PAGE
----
The editor and his advisory committee have wisely chosen to publish “by correspondences” and not chronologically; thus the first two volumes that have been published, “Horace Walpole’s Correspondence with the Rev. William Cole,” edited by Mr. Lewis with A. Dayle Wallace, contain all the surviving letters that passed between Walpole and his fellow antiquary, the Reverend William Cole. There will follow the “correspondences” with the poet Gray, with William Mason, the Berry sisters (“Dear Both”), the Countess of Upper Ossory (“Life is a comedy to those who think, a tragedy to those who feel.”), with the pathetic, lovelorn, septuagenarian Madame du Deffand, and many others. Of the difficult decisions which the editor and his advisors have been obliged to make regarding the method of this stupendous undertaking, there is only one which would seem to be regrettable: the decision to normalize the spelling and capitalization of words other than proper names. Eighteenth-century eccentricity in this matter would be but a small handicap to the few specialists who will read the volumes through; to others who will use them for consultation and for reference it would be a definite satisfaction, although a minor one, to know that the words were printed as nearly as possible to the way they were written. But this is a mere speck upon a blazing sun of scholarship which will shed such light upon the eighteenth century as even that searchlighted period has never had before. The middle and later years will teem with life restored; and the principal figures of the enormous correspondence, owing to the publication of the letters from both sides, will re-emerge with stereoptican clarity.
The Reverend William Cole, a schoolmate of Walpole’s at Eton and at King’s College, was a close, although not an intimate, friend who for twenty years conversed with him by letter on the subjects of English portraiture, county and family history, Cambridge, gout, and Gothic architecture. When Walpole, in “The Castle of Otranto,” “Bade sober Truth, reversed, for Fiction pass, And mused o’er Gothic toys through Gothic glass,” it was to Cole he turned for sympathy and understanding. For if Walpole could boast a Gothic residence at Strawberry Hill, (for which the term “pseudo” might well have been invented) Cole possessed as a concrete evidence of his interest “an elegant light and airy Chinese and Gothic temple” in the rectory garden at Bleche-ley. The gusto of the two men’s correspondence on this and many other subjects is transferred to the reader, who can dip into the volumes for delight or mine for knowledge with equal facility, thanks to the superlatively fine editing and index. Truly it is a noble undertaking, admirably begun.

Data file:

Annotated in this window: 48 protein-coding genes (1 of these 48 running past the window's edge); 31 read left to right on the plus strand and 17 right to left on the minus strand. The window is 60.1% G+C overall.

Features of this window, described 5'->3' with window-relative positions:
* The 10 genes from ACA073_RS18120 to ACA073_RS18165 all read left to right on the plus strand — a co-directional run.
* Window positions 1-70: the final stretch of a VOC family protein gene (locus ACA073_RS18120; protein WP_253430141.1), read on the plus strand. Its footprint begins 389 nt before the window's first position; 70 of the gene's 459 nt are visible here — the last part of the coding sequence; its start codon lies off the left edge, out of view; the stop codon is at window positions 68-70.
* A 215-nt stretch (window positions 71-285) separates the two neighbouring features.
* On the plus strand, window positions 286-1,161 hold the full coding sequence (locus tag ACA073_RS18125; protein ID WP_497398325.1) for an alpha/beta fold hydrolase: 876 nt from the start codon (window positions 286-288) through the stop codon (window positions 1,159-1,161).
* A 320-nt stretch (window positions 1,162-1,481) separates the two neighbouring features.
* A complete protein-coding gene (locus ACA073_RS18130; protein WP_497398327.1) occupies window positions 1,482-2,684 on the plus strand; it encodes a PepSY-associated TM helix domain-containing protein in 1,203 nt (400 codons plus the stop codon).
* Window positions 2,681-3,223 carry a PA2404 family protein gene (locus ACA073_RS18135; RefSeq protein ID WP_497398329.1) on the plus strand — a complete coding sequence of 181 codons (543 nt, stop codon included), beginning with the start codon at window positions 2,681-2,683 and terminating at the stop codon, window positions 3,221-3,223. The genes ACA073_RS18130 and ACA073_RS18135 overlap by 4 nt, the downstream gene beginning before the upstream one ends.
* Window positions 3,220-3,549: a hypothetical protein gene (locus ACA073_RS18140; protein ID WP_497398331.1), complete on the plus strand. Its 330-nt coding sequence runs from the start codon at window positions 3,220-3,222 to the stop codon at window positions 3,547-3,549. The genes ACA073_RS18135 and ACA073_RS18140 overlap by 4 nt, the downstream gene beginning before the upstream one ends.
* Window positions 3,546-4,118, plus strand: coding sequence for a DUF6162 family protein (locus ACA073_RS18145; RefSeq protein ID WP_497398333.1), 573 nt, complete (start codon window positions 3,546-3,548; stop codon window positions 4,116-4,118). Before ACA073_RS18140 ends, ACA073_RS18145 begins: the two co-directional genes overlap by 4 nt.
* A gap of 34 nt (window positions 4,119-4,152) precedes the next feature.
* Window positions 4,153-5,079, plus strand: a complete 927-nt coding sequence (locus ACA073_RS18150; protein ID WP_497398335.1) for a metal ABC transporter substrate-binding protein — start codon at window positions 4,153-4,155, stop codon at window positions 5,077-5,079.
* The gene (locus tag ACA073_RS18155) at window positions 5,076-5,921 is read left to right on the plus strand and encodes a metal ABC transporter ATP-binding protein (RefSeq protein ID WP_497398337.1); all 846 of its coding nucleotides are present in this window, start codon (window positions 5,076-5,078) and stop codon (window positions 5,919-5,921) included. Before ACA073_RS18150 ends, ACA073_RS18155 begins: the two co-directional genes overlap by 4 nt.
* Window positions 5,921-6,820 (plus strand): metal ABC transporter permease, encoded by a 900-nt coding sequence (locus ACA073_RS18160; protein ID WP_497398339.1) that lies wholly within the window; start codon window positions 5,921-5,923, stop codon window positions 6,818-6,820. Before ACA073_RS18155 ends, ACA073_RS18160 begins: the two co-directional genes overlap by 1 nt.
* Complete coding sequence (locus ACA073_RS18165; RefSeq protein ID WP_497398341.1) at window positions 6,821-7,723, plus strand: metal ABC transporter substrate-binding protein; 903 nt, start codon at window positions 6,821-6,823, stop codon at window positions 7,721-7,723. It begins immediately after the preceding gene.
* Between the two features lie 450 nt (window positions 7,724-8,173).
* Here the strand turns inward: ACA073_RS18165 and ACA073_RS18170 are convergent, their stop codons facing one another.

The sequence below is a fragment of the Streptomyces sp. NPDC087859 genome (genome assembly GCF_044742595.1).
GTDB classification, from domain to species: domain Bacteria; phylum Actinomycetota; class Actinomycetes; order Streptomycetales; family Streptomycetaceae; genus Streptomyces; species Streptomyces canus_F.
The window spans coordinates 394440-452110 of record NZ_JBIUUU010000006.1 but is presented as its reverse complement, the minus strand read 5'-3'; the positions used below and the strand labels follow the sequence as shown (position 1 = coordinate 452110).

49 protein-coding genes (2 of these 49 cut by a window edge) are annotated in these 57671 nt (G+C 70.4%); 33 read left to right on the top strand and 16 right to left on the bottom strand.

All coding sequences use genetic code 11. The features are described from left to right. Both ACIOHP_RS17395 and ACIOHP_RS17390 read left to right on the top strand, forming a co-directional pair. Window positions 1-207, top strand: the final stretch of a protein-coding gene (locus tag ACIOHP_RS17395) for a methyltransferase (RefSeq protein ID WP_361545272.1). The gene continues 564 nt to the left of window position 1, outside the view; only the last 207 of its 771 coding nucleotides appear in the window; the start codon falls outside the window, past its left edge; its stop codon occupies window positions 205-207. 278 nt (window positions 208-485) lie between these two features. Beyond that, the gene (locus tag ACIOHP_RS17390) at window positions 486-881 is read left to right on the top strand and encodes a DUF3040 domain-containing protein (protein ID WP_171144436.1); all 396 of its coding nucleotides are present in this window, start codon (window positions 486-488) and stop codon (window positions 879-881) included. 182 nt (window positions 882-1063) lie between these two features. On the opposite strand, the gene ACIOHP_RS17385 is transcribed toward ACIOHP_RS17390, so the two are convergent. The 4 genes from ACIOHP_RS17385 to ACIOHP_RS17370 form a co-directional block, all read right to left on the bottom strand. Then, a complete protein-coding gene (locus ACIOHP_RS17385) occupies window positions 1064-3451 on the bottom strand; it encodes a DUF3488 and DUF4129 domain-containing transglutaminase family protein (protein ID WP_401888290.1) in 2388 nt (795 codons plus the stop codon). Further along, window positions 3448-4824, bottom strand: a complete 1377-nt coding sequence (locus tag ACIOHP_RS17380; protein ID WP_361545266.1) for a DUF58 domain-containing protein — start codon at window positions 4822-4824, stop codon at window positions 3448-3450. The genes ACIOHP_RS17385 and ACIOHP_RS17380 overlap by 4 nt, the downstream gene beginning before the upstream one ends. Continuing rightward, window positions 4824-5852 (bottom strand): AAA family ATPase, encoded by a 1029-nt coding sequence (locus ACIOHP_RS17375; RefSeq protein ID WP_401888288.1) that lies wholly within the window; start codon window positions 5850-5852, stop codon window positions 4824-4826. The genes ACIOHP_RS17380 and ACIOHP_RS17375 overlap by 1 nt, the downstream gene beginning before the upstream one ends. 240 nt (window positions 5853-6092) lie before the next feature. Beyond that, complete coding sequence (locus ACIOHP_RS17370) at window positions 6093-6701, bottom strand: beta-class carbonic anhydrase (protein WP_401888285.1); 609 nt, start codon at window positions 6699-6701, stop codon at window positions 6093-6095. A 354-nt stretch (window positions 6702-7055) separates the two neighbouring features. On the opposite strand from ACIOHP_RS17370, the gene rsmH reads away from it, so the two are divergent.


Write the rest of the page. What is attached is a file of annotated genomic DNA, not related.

“Some Unpublished Letters of Lord Chesterfield,” edited by Sidney L. Gulick, Jr., presents twenty-six hitherto unpublished letters; it is a minute undertaking in comparison with the other, but it is similar in kind and in its thorough, enlightened scholarship. The modest claim is made for the letters that they fill out rather than change one’s conception of the Earl; although this is true, it is scarcely indicative of their interest and value. All but one are written to Philip Stanhope, Chesterfield’s godson and heir. No more need be said for them than that they reflect the witty, cultivated, resplendent personality of the man who was acknowledged in his own day as he is in ours to have been the greatest gentleman of England.